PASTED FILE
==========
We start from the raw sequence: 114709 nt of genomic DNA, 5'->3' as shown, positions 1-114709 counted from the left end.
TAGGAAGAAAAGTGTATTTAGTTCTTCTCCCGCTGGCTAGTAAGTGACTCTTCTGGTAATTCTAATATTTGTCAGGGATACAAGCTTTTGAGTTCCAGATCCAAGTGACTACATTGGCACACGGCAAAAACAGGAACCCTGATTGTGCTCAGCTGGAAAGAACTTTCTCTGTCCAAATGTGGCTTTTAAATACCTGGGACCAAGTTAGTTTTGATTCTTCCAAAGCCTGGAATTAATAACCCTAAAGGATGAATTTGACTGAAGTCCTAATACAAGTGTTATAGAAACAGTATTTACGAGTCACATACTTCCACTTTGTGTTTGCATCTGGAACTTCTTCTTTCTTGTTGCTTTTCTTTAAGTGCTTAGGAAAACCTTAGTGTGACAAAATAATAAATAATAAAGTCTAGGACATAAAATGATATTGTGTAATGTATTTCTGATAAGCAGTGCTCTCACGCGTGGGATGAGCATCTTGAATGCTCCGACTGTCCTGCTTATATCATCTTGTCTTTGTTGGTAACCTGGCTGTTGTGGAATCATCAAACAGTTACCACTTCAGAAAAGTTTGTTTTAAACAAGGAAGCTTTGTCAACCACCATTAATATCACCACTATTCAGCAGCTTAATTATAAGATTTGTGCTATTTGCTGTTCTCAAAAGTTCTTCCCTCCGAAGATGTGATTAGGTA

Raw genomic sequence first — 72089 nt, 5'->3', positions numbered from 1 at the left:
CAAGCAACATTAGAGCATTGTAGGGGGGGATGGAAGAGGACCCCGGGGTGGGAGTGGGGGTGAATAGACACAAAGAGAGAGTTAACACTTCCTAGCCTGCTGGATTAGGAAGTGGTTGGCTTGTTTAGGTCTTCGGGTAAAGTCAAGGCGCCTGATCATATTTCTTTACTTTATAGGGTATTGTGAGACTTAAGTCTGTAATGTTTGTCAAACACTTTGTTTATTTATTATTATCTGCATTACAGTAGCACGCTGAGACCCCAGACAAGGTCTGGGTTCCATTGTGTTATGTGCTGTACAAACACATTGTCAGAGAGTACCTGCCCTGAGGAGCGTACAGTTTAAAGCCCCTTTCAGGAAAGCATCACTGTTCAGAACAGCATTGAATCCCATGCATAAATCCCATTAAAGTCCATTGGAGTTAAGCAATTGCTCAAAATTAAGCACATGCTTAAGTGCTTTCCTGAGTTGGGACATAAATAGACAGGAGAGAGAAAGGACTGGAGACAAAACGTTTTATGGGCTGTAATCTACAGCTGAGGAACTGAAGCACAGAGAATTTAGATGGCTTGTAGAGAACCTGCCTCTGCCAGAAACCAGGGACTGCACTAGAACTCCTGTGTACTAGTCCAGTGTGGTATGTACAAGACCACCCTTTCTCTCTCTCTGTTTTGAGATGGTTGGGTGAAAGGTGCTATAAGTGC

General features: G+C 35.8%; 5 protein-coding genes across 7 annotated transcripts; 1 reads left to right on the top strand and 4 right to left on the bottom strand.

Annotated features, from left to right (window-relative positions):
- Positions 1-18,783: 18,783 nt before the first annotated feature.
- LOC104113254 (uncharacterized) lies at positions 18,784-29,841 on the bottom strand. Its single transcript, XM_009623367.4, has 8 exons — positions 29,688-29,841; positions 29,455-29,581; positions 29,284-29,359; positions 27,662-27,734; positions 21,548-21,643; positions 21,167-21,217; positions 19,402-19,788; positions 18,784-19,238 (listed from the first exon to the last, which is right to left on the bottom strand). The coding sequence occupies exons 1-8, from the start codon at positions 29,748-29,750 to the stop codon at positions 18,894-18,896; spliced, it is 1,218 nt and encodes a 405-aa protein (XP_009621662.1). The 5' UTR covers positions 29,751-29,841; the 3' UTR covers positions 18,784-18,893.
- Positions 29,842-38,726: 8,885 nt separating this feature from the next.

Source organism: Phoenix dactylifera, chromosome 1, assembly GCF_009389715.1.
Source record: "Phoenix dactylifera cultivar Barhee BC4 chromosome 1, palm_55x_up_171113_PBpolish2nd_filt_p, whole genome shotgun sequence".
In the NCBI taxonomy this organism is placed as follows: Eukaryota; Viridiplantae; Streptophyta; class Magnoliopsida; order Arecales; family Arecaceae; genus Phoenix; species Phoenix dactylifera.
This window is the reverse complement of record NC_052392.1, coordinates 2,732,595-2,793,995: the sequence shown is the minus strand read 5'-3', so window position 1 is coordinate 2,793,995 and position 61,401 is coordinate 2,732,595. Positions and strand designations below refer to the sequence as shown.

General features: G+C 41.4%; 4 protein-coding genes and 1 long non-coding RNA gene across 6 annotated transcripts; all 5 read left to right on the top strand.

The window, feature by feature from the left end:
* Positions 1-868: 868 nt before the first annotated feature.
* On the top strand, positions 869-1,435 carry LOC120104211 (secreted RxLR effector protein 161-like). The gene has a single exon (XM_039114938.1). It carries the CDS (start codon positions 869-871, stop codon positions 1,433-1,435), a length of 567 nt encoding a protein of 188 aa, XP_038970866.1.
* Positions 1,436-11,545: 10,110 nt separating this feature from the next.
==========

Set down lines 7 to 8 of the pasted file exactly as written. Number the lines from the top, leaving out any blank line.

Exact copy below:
- Positions 1-18,783: 18,783 nt before the first annotated feature.
- LOC104113254 (uncharacterized) lies at positions 18,784-29,841 on the bottom strand. Its single transcript, XM_009623367.4, has 8 exons — positions 29,688-29,841; positions 29,455-29,581; positions 29,284-29,359; positions 27,662-27,734; positions 21,548-21,643; positions 21,167-21,217; positions 19,402-19,788; positions 18,784-19,238 (listed from the first exon to the last, which is right to left on the bottom strand). The coding sequence occupies exons 1-8, from the start codon at positions 29,748-29,750 to the stop codon at positions 18,894-18,896; spliced, it is 1,218 nt and encodes a 405-aa protein (XP_009621662.1). The 5' UTR covers positions 29,751-29,841; the 3' UTR covers positions 18,784-18,893.